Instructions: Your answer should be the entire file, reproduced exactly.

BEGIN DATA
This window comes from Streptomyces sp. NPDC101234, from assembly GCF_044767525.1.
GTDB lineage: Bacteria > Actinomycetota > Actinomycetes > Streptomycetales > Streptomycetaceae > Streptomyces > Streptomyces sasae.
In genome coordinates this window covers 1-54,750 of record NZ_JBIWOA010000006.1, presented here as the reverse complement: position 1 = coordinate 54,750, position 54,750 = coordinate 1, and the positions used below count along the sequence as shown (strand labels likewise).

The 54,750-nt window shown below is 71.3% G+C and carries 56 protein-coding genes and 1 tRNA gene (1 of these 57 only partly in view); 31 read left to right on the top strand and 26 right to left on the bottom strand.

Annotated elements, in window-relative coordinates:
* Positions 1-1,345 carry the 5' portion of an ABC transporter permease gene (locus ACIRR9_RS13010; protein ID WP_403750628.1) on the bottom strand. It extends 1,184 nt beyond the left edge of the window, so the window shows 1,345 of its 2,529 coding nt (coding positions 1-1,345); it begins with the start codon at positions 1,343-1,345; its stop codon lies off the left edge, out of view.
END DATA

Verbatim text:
This window comes from Streptomyces sp. NPDC101234, from assembly GCF_044767525.1.
GTDB lineage: Bacteria > Actinomycetota > Actinomycetes > Streptomycetales > Streptomycetaceae > Streptomyces > Streptomyces sasae.
In genome coordinates this window covers 1-54,750 of record NZ_JBIWOA010000006.1, presented here as the reverse complement: position 1 = coordinate 54,750, position 54,750 = coordinate 1, and the positions used below count along the sequence as shown (strand labels likewise).

The 54,750-nt window shown below is 71.3% G+C and carries 56 protein-coding genes and 1 tRNA gene (1 of these 57 only partly in view); 31 read left to right on the top strand and 26 right to left on the bottom strand.

Annotated elements, in window-relative coordinates:
* Positions 1-1,345 carry the 5' portion of an ABC transporter permease gene (locus ACIRR9_RS13010; protein ID WP_403750628.1) on the bottom strand. It extends 1,184 nt beyond the left edge of the window, so the window shows 1,345 of its 2,529 coding nt (coding positions 1-1,345); it begins with the start codon at positions 1,343-1,345; its stop codon lies off the left edge, out of view.